RICHMOND, Va. —  A gunman shot a Virginia state trooper Thursday at a busy bus terminal in the capital city of Richmond before he was shot dead by two other troopers, and the trooper later died, police said.

Two civilians were hurt, though it was not clear if they had been shot..

Early reports indicated Virginia State Trooper Chad Dermyer had died, then a short time later Virginia State Police spokeswoman Corinne Geller said the trooper was alive with life-threatening injuries. But state police confirmed at about 8:40 p.m. that Dermyer had succumbed to his injuries. 

Earlier, the trooper and two civilians were transported to Virginia Commonwealth University Medical Center for treatment. The two civilians who were shot sustained non-life threatening injuries.

Officers responded around 2:45 p.m.to reports of a shooting at the Greyhound bus station in the 2900 block of N. Boulevard

According to police sources in Richmond, troopers with the Bureau of Criminal Investigation were participating in drug interdiction training at the bus station at the time of the shooting. 

At about 2:40 P.M., Dermyer approached a male just inside the station doors and while Dermyer talked to him, the male pulled out a gun and shot him multiple times, Virginia State Police said. As the male fired, two troopers returned fire. The suspect moved to the terminal's restaurant, where authorities were able to take him into custody. He later died at the hospital, Virginia State Police said.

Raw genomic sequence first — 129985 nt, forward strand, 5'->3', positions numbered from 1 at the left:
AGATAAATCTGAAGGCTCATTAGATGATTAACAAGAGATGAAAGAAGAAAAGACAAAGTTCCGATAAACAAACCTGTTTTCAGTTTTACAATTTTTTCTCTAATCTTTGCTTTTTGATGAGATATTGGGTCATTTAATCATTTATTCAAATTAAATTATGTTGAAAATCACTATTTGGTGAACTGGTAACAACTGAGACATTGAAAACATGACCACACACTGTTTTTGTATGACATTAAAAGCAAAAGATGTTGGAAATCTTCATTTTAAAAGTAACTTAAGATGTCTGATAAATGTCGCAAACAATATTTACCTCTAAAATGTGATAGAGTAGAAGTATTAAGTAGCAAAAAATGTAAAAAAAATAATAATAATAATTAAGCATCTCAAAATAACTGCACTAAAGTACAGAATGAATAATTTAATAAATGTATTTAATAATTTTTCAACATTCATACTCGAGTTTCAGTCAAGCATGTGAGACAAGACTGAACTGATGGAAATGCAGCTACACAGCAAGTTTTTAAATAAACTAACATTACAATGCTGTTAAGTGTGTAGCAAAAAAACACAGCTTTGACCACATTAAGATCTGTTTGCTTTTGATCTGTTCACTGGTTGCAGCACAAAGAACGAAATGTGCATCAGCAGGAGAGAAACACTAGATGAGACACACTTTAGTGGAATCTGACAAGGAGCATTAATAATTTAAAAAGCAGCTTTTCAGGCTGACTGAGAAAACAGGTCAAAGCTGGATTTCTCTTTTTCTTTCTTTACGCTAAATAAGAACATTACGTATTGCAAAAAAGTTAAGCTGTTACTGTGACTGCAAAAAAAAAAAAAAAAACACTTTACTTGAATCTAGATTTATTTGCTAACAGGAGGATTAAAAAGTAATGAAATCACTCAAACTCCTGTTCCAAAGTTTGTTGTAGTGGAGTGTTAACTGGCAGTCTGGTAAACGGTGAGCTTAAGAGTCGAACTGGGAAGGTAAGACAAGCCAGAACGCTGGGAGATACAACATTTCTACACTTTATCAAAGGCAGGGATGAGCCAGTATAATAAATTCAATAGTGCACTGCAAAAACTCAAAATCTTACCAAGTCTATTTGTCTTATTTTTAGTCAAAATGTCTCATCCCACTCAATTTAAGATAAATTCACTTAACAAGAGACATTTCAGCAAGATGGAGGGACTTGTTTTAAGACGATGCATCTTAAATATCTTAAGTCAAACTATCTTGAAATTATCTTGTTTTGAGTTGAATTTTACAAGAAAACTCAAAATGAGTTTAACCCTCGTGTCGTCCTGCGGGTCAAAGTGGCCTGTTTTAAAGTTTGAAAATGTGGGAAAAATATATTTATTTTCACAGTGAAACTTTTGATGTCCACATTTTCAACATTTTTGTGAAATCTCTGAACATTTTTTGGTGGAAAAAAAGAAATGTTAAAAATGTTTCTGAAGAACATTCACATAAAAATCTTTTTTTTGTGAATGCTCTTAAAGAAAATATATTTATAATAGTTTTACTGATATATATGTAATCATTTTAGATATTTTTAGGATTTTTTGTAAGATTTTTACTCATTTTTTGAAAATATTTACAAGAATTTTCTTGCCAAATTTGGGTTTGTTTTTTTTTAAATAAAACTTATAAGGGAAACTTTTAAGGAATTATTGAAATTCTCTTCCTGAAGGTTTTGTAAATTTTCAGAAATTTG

The troopers were in plain clothes but had guns and badges, sources said.  

Greyhound says there are two trips from Norfolk every day. The first bus leaves at 8 a.m. and a second bus leaves at 12 p.m. and arrives at 2:30 p.m.

Greyhound tweeted Thursday afternoon that the Richmond station is closed until further notice.

"We are actively working with the authorities," Greyhound officials stated.

 

The incident remains under investigation.

 

Governor Terry McAuliffe said in a statement Thursday that he has offered resources to the state police and Richmond. "Our public safety team and I will continue to monitor the situation and support State Police and local authorities in their response and investigation of this incident," the governor said. Richmond Mayor Dwight Jones issued a statement saying he was being briefed on the situation. 

The Greyhound Bus Station is located west of the city’s downtown area, across from The Diamond, Richmond’s minor league baseball stadium and within a former industrial area. It is located on a main thoroughfare connecting a residential district to the stadium and nearby restaurants.

Brendan Hamilton told the Richmond Times-Dispatch he was about to walk into the station when he heard two loud bangs, then saw flashes of light. He told the newspaper he then heard at least five more bangs. People then started to run out of the building, said Hamilton, 28, who was visiting from Baltimore.

Vincent Smith was working next door to the Greyhound station when he heard sirens and saw police cars buzzing by.

 

“The police units just poured in like a river,” said Smith, who works at the U-Haul Moving and Storage facility. “I went to the end of the lot and there must have been 30 units just a block away.”

Smith said he saw police officers carrying shields and assault weapons. An officer came by and ordered him and his co-workers to stay inside and lock the doors until they’re told it was safe again. By late afternoon, he said he had been locked inside for about an hour and a half.

City Councilwoman Reva Trammell called it “the saddest day in the city of Richmond.”

“State troopers doing their job and innocent people shot,” she said. “Why? This was a senseless act.”